Time for your cheat sheet on this week’s more important stories.
Canadian Real Estate
Canada’s largest bank’s risk scenarios show a larger downside than upside for real estate. RBC’s best cast scenario shows Canadian real estate prices rising 6.1% over the next 12 months. In a worst case scenario, the bank’s risk model shows a decline of 29.6% over the next 12 months. Earlier this month, the chief’s risk officer said they expect prices to fall about 7% over the next year. This may imply the bank believes things will be worse than expected, but not as bad as things can get.
Speaking of risk scenarios, another Big Six bank shared one for real estate prices. National Bank sees home prices falling 5.2% over the next 12 months in their base case. In an upside, they still see prices falling, but just 1.5%. In a worst case, they see prices falling 9.9% over the next 12 months. The upside is more bearish than the RBC forecast, but the downside is much smaller.
Canadians are drawing on their home equity once again. The balance of loans secured by home equity reached $307.11 billion in September, up 1.05% from last year. The rate is still relatively small, but it’s no longer negative.
Canadians are borrowing mortgage credit at the fastest pace in years, in the pandemic. The balance of mortgage credit reached $1.71 trillion in September, up 5.67% from the year before. This is both a record high, and the highest 12-month growth since 2018. Part of the acceleration is due to lower mortgage rates, but the trend is also recovering from unusually low growth.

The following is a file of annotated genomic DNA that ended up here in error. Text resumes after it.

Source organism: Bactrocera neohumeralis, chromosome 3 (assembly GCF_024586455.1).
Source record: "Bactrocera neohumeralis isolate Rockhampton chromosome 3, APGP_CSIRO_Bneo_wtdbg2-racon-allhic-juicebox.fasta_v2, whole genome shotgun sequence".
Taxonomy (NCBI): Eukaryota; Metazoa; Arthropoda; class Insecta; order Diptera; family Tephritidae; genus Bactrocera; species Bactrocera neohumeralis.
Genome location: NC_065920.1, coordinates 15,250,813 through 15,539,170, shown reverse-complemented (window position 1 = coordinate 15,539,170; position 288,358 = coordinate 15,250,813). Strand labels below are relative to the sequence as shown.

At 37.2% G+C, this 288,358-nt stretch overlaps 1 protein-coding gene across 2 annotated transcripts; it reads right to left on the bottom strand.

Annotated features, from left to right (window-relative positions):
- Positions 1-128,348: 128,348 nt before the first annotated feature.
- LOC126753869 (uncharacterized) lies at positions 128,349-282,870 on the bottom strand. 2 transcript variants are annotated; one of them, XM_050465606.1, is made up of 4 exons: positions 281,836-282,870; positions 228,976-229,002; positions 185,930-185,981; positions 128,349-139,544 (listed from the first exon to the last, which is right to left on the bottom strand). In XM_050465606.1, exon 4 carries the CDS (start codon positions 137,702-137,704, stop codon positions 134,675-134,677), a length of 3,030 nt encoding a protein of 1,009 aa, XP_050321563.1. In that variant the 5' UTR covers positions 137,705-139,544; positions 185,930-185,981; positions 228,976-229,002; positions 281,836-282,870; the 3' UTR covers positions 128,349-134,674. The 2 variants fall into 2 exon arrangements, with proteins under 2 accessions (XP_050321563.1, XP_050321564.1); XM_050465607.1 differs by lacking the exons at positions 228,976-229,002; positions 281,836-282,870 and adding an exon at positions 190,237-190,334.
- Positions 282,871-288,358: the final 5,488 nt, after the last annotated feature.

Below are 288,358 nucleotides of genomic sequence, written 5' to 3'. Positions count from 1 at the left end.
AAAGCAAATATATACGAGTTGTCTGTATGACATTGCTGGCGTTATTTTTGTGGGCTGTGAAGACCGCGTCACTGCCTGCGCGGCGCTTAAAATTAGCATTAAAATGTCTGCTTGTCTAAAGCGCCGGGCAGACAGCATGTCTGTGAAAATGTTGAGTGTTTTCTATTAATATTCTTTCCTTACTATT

RBC filings show the majority of people on mortgage payment deferrals resumed payment. The filings also show a significant number did not. Mortgage and HELOCs worth $45.7 billion have seen their payment deferrals expire. Of those, 1.8% of the balance of deferrals have become delinquent. This isn’t all due to the pandemic though. The bank also disclosed almost a third of the delinquent mortgages, were delinquent before deferrals were given.
Statistics Canada has crunched the numbers, and found Millennials make more than previous generations. At the median age of 31, the average Millennial household took home an average of $90,047 per year. This is 18.27% higher than Gen X at the same age, after adjusting for inflation. Unfortunately they spend a whole lot more on taxes and shelter, more than wiping out the gain. Despite the fact that things are suppose to be getting better, they’re getting worse.
Canadian banks are reporting a rise in arrears, despite payment deferral programs. National arrears reported by the CBA reached 0.26% in May, up 12.63% from the same month last year. This is the highest level since 2017, when the rate was falling – not heading the other direction. Both the level of arrears and the growth rate are unusually high at anytime. However, it’s extremely odd with so many bank and government programs to help.
Canada’s Big Six banks have seen the majority of mortgage payment deferrals expire. There were just 69,900 mortgages on payment deferrals on October 31, 2020. It’s still quite a few, but down 86.3% from the previous quarter. The remainder are scheduled to expire by March at the latest.
Vancouver Real Estate
Greater Vancouver real estate prices are split – with detached homes rising, and condos falling. The benchmark price for a detached home reached $1,538,900 in November, up 1.0% from the month before. The condo apartment benchmark reached $676,500, down 1.0% from the month before. It’s a little unusual for detached prices to rise at the same rate condo apartments are falling.
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